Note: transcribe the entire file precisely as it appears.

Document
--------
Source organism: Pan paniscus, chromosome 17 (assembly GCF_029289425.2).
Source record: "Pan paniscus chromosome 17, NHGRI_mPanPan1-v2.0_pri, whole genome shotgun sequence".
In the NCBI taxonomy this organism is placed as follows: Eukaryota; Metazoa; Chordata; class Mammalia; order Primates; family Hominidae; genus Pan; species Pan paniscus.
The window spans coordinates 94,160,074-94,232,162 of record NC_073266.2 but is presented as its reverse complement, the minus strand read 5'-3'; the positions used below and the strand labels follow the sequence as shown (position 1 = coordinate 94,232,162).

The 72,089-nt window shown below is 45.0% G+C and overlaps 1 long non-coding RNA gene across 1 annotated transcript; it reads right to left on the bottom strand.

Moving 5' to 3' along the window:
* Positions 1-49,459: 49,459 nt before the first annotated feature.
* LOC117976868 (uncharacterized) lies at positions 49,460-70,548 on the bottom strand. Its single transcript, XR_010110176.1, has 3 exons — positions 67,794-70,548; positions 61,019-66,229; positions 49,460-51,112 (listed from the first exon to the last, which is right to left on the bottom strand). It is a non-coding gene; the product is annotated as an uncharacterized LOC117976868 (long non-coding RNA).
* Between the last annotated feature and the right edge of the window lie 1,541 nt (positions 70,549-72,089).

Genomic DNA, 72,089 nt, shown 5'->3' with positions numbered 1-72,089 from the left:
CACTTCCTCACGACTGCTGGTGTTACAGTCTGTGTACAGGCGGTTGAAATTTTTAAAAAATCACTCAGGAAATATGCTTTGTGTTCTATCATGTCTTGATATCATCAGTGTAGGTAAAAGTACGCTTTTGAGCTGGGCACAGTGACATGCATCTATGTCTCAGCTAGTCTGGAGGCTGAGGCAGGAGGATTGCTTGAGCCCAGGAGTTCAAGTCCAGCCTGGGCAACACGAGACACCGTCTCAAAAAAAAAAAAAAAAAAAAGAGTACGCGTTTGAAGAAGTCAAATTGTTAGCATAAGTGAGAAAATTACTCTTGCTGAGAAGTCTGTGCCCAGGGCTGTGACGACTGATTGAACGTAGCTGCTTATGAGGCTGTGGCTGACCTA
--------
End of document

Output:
Source organism: Pan paniscus, chromosome 17 (assembly GCF_029289425.2).
Source record: "Pan paniscus chromosome 17, NHGRI_mPanPan1-v2.0_pri, whole genome shotgun sequence".
In the NCBI taxonomy this organism is placed as follows: Eukaryota; Metazoa; Chordata; class Mammalia; order Primates; family Hominidae; genus Pan; species Pan paniscus.
The window spans coordinates 94,160,074-94,232,162 of record NC_073266.2 but is presented as its reverse complement, the minus strand read 5'-3'; the positions used below and the strand labels follow the sequence as shown (position 1 = coordinate 94,232,162).

The 72,089-nt window shown below is 45.0% G+C and overlaps 1 long non-coding RNA gene across 1 annotated transcript; it reads right to left on the bottom strand.

Moving 5' to 3' along the window:
* Positions 1-49,459: 49,459 nt before the first annotated feature.
* LOC117976868 (uncharacterized) lies at positions 49,460-70,548 on the bottom strand. Its single transcript, XR_010110176.1, has 3 exons — positions 67,794-70,548; positions 61,019-66,229; positions 49,460-51,112 (listed from the first exon to the last, which is right to left on the bottom strand). It is a non-coding gene; the product is annotated as an uncharacterized LOC117976868 (long non-coding RNA).
* Between the last annotated feature and the right edge of the window lie 1,541 nt (positions 70,549-72,089).

Genomic DNA, 72,089 nt, shown 5'->3' with positions numbered 1-72,089 from the left:
CACTTCCTCACGACTGCTGGTGTTACAGTCTGTGTACAGGCGGTTGAAATTTTTAAAAAATCACTCAGGAAATATGCTTTGTGTTCTATCATGTCTTGATATCATCAGTGTAGGTAAAAGTACGCTTTTGAGCTGGGCACAGTGACATGCATCTATGTCTCAGCTAGTCTGGAGGCTGAGGCAGGAGGATTGCTTGAGCCCAGGAGTTCAAGTCCAGCCTGGGCAACACGAGACACCGTCTCAAAAAAAAAAAAAAAAAAAAGAGTACGCGTTTGAAGAAGTCAAATTGTTAGCATAAGTGAGAAAATTACTCTTGCTGAGAAGTCTGTGCCCAGGGCTGTGACGACTGATTGAACGTAGCTGCTTATGAGGCTGTGGCTGACCTA